Growing the next generation of Open Source developers

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We are living in an era when the "digital generation" knows how to use computers, but knows less and less about how to make technology. As the world moves to open source, and people's interaction with computers is dominated by embedded devices, ubiquitous computing, mobile devices and cloud, the typical computer user now has no real ability to change his computing environment in a meaningful way.

As a parent, I want to teach my kids control over their environment, and pass on to them the values of the free software and maker movements: curiosity, a desire to learn how things work and share knowledge, and above all, that we are the masters of our own destiny.

This presentation shares some of the things which we have done in our family to rear our children in the free and open source ethos.

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  • Title slide – growth, the next generation, plus name, employer, email, Twitter handle
  • “It was 20 years ago today”... Sgt Peppers
    Linux 22 years old, FSF 28 years old, Emacs is ~37 years old
  • Linux: 22 years old
  • My first patch – 1999
    + my 2nd patch – off by one error correction
    “There are two difficult problems in computer science: cache invalidation, naming things, and off by one errors” - Phil Karlton
  • My first patch – 1999
    + my 2nd patch – off by one error correction
    “There are two difficult problems in computer science: cache invalidation, naming things, and off by one errors” - Phil Karlton
  • My first patch – 1999
    + my 2nd patch – off by one error correction
    “There are two difficult problems in computer science: cache invalidation, naming things, and off by one errors” - Phil Karlton
  • My first patch – 1999
    + my 2nd patch – off by one error correction
    “There are two difficult problems in computer science: cache invalidation, naming things, and off by one errors” - Phil Karlton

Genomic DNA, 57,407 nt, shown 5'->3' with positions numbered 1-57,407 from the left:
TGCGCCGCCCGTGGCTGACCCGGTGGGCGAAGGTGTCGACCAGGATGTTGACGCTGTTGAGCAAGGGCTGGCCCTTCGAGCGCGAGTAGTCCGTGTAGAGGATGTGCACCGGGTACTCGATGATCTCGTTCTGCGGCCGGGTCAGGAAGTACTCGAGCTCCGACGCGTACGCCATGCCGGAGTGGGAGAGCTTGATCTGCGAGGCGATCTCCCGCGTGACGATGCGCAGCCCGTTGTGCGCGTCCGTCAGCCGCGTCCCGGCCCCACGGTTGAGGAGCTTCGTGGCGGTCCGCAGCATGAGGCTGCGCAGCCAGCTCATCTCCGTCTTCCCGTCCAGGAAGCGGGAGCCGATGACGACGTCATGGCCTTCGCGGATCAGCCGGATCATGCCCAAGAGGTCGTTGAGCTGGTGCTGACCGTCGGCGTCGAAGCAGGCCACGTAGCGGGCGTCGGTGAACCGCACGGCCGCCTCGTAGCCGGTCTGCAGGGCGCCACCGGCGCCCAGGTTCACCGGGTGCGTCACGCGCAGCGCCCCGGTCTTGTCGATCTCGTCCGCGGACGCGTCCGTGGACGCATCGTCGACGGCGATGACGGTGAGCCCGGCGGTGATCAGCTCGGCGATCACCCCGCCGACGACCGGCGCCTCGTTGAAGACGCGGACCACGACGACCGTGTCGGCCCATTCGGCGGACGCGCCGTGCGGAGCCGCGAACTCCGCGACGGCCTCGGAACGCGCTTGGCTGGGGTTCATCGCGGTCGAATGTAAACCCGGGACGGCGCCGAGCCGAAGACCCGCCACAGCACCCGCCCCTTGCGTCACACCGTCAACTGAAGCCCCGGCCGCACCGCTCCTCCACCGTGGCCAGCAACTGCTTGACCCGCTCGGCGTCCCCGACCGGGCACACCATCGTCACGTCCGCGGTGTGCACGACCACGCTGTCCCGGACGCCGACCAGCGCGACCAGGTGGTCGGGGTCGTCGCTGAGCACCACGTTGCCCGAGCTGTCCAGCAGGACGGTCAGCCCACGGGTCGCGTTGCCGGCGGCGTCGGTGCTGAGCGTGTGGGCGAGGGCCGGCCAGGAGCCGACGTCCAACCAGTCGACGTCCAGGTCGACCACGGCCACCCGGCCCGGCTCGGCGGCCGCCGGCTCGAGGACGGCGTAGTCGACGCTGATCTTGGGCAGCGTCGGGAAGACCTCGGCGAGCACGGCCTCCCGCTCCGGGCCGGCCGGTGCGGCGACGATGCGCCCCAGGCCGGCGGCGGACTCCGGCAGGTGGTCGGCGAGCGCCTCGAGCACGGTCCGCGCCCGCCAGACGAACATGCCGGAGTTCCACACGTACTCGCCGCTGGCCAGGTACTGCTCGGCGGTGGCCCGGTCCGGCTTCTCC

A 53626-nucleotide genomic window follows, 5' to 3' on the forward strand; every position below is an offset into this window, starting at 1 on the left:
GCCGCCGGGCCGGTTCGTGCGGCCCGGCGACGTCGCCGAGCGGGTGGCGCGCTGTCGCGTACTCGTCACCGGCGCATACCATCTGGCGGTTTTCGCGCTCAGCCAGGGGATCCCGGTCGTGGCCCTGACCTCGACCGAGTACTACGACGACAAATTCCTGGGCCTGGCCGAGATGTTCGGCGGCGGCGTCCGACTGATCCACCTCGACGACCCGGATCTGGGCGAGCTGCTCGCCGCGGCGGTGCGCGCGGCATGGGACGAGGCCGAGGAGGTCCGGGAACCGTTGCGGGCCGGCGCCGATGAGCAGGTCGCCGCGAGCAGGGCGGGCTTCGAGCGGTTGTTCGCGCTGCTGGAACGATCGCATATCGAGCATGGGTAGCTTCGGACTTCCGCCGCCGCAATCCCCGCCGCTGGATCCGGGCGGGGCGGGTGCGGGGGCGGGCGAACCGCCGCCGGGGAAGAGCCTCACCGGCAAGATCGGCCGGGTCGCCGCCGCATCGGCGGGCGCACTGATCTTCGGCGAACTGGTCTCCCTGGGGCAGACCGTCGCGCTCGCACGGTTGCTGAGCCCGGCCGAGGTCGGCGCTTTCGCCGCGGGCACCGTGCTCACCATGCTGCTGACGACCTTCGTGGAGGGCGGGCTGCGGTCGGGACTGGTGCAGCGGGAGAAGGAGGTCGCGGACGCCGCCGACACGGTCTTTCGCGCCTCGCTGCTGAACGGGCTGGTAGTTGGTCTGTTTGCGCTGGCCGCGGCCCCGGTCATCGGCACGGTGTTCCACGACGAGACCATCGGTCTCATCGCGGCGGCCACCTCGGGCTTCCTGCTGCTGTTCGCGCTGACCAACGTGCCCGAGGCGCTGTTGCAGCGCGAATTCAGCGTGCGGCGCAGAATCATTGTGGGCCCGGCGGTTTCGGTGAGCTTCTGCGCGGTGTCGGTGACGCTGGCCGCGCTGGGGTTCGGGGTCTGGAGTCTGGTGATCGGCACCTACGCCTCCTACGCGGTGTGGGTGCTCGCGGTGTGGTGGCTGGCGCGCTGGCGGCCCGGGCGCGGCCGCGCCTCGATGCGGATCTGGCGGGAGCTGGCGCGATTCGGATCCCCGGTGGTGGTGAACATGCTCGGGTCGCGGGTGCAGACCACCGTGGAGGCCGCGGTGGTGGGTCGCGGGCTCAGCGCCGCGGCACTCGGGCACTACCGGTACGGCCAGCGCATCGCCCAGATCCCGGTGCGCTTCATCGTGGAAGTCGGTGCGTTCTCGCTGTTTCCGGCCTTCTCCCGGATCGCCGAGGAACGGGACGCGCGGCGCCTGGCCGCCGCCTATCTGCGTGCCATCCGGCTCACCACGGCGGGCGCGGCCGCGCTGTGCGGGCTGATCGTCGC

• Getting old – terrible memory – airport car park photo
    + hotel room photo
  • Getting old – but making babies
    Survey how many people are parents? Have kids with them? Are fathers?Are mothers?
  • First computer – sizes off
  • Back in 1999: If you wanted a new piece of software, you did “./configure && make && make install”
  • Jobs video: “this world was made by people no smarter than me, and I can change it” - the world is a playground, we're visiting, and can improve it
  • Want to teach kids the values of the free software community – sharing, and control
  • Not covering programming (except to talk about Sugar a little).
    Light on electronics.
    Concentrating instead on giving them pleasure in making and building things, and a sense of control
    Looking at preschool through to ~10 years old
    Would love to spend time regularly in programming or electronics classes, but work, homework, play, family, running... - doing what we can
  • Creative toys
  • Lego, Kapla, Playmobil
  • Meccano
  • Hackable living space
    It drives us crazy, but we give the kids a significant amount of control over their rooms. This is my son's room, with the clothesline we installed together holding his “work”
  • Whenever I make something around the house (and I am definitely not a home improvements guy!) I include the kids – they painted this set of shelves...
  • ...and this basketball ring
  • Grow a garden